GREENE — It’s a cow tale with a happy, if unlikely, ending.

Charlie the Fiberglas steer was rescued from Gulf Island Pond on Tuesday by three state troopers and the Maine Warden Service.

The show of force piqued a little natural curiosity.

“The (nearby) bridge construction workers were like, ‘Did you get the guy?'” said State Police Sgt. Michael Zabarsky. “‘The guy’; it’s a cow!”

The 27-year-old, life-sized mascot had been stolen from the lawn at Town & Country Foods in Greene on July 16. The store ran “Where’s the beef?” ads in the newspaper on Monday looking to get its cow back.

Office manager Danielle Petersdorf said she got two calls Tuesday morning, one from a kayaker who’d passed Charlie and another from a woman riding an ATV who had seen Charlie from the shore of the Androscoggin River.


“He was on this little island,” Petersdorf said. “Somebody must have taken a boat and took him out there.”

After the sightings were passed to police, Zabarsky said, Warden Dave Chabot brought out a Warden Service boat and asked for a hand.

“We just didn’t know how heavy this thing was going to be and what sort of dilemma was created in rescuing it,” Zabarsky said. “I should say ‘recovering’ because it’s an inanimate object. It didn’t take all four of us, but it definitely wasn’t super light.”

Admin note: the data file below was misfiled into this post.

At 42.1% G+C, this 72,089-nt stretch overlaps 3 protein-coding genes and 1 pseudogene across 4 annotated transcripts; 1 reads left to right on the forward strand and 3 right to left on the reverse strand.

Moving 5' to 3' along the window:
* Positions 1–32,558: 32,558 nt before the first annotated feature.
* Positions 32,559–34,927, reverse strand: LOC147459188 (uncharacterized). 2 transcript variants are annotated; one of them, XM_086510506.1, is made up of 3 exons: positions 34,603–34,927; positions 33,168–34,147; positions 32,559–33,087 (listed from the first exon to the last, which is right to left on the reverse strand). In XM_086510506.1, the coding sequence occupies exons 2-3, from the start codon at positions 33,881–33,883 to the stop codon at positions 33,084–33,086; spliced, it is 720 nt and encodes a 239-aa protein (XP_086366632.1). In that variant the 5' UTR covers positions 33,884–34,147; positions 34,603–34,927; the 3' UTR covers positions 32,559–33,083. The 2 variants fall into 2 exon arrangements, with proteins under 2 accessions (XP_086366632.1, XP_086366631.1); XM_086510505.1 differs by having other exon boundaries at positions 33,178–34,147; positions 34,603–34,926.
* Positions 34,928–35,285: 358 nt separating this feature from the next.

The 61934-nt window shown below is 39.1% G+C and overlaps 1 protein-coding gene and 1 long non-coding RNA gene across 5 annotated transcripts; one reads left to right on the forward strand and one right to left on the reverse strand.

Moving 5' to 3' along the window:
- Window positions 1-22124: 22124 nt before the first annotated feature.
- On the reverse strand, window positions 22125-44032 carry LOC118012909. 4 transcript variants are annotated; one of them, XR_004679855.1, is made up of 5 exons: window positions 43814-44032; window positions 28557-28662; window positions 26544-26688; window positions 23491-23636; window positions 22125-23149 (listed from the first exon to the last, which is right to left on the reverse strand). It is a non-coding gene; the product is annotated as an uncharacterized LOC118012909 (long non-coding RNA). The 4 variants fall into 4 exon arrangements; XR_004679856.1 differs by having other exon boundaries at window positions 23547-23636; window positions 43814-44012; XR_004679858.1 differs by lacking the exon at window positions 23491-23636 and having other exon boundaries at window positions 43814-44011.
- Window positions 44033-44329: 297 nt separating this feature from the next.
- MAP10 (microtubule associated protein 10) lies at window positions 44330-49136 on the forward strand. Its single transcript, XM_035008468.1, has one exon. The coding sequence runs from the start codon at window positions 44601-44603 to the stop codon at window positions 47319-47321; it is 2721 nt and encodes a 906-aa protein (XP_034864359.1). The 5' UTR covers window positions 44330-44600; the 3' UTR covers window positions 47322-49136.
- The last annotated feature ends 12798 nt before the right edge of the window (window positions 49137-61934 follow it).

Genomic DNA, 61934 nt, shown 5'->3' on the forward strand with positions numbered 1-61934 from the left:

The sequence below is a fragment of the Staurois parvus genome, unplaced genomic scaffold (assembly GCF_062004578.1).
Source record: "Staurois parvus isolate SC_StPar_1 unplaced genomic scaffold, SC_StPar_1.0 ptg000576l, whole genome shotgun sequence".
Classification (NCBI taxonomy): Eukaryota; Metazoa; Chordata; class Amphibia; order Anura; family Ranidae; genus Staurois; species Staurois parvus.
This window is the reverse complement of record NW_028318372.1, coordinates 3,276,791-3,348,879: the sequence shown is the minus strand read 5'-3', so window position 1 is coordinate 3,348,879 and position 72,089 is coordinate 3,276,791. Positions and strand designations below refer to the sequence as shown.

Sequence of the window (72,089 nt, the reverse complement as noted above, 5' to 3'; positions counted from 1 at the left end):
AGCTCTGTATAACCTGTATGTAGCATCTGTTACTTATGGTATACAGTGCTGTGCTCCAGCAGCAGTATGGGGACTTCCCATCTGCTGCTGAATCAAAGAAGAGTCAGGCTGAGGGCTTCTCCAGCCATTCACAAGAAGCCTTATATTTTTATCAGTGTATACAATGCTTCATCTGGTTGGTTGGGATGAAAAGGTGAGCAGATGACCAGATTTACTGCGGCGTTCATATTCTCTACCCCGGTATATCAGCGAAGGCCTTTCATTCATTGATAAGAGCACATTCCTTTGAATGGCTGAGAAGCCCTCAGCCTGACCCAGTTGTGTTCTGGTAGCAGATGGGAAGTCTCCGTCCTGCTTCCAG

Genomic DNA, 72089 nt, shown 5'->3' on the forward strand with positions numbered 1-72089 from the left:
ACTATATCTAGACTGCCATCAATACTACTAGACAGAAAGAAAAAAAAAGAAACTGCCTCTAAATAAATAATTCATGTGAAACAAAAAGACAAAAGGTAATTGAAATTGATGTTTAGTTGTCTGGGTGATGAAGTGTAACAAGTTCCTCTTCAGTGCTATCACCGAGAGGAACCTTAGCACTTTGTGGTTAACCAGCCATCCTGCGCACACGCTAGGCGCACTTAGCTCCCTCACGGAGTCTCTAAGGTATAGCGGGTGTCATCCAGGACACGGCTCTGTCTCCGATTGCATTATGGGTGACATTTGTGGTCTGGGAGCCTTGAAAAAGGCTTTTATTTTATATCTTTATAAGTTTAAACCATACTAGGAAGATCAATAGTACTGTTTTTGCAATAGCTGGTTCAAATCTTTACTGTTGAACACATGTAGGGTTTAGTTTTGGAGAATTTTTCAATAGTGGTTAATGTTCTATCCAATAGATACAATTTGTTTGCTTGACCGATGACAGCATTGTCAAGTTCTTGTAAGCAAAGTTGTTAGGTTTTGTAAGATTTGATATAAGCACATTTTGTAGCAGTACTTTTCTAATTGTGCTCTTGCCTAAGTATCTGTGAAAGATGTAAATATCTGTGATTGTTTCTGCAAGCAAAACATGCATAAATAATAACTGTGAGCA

Police and Chabot met a Town & Country truck at the Turner boat dock for the weighty hand-off. Charlie was in perfect shape but for one scratch and a strip of blue tape.

“Whoever stole him put the tape over the hole (in its foot) so that way if it got in the water, the cow wouldn’t fill up with water and sink, so they were fairly smart, I guess,” Petersdorf said. “We’re shocked; we didn’t expect to get him back, honestly, but we’re thrilled.”

Sadly, none of it was caught on tape by “North Woods Law,” the reality show that follows Maine wardens at work.

Petersdorf spent Tuesday trying to track down the morning kayaker and ATV rider to offer them the store’s $500 gift certificate reward for Charlie’s return. After logging a few hours in his old spot by the door, Petersdorf said, the steer would be locked inside “until we have a way to secure him so he can’t be moved.”

Or moooved.

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